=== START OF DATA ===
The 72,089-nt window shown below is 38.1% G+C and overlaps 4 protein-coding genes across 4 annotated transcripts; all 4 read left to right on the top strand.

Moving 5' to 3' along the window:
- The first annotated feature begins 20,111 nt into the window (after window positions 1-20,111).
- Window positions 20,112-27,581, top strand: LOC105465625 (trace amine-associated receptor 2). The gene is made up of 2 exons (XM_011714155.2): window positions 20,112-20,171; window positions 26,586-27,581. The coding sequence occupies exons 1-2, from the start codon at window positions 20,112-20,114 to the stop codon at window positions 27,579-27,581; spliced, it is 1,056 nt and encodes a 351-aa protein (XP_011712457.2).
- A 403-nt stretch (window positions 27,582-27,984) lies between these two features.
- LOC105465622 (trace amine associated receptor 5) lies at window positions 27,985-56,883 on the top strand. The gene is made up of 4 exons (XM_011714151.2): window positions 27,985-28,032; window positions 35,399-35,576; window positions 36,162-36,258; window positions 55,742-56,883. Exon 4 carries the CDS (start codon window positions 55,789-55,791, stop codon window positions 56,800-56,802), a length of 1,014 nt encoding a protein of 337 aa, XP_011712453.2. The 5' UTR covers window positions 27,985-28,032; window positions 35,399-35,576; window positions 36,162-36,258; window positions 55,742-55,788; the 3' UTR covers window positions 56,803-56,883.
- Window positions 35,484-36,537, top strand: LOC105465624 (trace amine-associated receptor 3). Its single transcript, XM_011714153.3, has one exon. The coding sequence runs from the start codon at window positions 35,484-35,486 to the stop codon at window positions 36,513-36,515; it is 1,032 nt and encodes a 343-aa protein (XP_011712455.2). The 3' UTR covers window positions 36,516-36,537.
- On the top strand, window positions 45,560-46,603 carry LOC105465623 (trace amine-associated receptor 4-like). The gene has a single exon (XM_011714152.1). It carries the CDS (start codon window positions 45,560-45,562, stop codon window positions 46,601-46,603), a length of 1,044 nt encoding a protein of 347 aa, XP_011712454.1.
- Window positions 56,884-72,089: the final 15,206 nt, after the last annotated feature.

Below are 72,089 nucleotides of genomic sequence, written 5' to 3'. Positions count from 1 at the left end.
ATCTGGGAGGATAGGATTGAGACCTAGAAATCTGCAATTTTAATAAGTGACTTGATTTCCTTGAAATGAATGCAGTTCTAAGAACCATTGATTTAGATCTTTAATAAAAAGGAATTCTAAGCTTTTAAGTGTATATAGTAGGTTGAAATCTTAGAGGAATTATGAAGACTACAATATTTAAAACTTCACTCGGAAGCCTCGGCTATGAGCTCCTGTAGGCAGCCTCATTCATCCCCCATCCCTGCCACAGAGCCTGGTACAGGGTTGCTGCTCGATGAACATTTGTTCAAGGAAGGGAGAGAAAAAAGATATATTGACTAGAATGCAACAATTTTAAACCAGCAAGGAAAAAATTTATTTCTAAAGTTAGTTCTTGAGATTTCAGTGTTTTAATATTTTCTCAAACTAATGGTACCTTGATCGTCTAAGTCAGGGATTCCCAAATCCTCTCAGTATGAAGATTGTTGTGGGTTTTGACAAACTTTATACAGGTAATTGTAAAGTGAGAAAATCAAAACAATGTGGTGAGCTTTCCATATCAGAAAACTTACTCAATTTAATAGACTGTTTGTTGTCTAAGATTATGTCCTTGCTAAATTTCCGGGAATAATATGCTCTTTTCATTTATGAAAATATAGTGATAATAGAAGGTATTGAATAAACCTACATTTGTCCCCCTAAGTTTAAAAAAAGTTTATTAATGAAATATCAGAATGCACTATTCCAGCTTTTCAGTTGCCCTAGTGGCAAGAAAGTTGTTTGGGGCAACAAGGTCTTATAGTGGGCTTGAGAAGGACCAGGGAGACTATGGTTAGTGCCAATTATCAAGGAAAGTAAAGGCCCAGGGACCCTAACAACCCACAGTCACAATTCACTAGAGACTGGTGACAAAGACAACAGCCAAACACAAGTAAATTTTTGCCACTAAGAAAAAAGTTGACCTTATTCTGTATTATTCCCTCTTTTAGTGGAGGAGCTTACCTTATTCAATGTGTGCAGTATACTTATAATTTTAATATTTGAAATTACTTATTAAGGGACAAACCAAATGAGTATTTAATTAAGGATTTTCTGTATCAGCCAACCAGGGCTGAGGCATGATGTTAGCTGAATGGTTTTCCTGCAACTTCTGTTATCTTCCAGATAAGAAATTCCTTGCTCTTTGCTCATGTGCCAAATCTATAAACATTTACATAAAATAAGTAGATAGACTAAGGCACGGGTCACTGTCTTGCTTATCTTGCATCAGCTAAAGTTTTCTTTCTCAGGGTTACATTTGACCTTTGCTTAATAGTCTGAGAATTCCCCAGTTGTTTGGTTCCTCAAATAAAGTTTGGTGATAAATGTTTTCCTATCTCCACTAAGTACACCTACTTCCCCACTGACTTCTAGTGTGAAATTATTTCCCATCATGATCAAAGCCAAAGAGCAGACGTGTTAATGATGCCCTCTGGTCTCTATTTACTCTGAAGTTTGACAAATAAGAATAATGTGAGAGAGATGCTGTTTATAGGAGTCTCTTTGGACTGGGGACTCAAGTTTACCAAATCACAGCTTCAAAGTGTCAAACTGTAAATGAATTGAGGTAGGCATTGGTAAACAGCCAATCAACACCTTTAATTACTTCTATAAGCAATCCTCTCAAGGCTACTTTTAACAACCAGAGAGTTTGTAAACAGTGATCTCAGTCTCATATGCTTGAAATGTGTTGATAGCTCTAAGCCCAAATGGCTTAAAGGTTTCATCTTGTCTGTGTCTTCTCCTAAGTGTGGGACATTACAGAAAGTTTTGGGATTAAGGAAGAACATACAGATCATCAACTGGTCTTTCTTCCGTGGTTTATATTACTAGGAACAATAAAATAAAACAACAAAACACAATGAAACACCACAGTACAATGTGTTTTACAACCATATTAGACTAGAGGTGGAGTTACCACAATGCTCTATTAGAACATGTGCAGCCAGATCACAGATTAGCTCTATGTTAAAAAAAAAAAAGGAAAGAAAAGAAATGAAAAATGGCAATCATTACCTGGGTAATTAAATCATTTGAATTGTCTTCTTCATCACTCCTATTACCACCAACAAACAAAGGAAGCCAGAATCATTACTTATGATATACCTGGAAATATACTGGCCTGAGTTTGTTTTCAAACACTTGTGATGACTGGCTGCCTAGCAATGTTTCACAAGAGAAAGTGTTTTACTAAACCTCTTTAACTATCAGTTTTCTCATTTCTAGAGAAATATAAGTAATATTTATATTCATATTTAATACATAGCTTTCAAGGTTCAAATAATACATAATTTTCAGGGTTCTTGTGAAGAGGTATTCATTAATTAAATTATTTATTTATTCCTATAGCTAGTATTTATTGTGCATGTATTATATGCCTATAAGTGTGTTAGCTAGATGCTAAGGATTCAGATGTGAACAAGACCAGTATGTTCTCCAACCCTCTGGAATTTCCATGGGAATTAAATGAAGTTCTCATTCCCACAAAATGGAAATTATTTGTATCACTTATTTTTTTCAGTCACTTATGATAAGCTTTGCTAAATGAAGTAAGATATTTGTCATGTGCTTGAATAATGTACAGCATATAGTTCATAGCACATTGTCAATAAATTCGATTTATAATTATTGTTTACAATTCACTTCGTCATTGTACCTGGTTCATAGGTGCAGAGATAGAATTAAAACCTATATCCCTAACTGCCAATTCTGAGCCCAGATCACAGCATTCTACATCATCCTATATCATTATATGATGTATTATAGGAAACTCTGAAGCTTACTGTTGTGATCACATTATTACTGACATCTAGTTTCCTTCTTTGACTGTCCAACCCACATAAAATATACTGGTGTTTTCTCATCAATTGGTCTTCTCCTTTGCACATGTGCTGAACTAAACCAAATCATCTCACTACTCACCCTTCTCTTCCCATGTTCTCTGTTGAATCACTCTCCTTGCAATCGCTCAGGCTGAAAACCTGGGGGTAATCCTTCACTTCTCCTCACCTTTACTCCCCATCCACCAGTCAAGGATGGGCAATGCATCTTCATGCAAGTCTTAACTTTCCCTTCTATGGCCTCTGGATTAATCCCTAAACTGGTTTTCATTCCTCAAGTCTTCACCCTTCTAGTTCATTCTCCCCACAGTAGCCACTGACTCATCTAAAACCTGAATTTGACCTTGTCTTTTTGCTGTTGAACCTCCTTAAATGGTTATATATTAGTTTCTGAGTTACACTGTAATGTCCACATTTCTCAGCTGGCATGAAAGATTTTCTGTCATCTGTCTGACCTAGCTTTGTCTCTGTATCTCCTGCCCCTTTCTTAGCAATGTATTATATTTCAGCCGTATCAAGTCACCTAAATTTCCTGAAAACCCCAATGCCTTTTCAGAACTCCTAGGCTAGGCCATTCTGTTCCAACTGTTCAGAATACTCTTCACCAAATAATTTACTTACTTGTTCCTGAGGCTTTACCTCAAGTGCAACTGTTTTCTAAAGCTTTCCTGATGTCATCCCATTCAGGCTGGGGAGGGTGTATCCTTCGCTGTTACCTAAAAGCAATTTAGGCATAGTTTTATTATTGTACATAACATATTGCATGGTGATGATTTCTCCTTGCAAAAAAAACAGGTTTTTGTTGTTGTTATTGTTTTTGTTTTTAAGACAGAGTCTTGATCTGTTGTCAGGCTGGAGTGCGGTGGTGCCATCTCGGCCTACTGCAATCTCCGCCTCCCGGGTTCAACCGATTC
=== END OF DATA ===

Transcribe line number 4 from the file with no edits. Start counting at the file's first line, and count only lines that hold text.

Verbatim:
- Window positions 20,112-27,581, top strand: LOC105465625 (trace amine-associated receptor 2). The gene is made up of 2 exons (XM_011714155.2): window positions 20,112-20,171; window positions 26,586-27,581. The coding sequence occupies exons 1-2, from the start codon at window positions 20,112-20,114 to the stop codon at window positions 27,579-27,581; spliced, it is 1,056 nt and encodes a 351-aa protein (XP_011712457.2).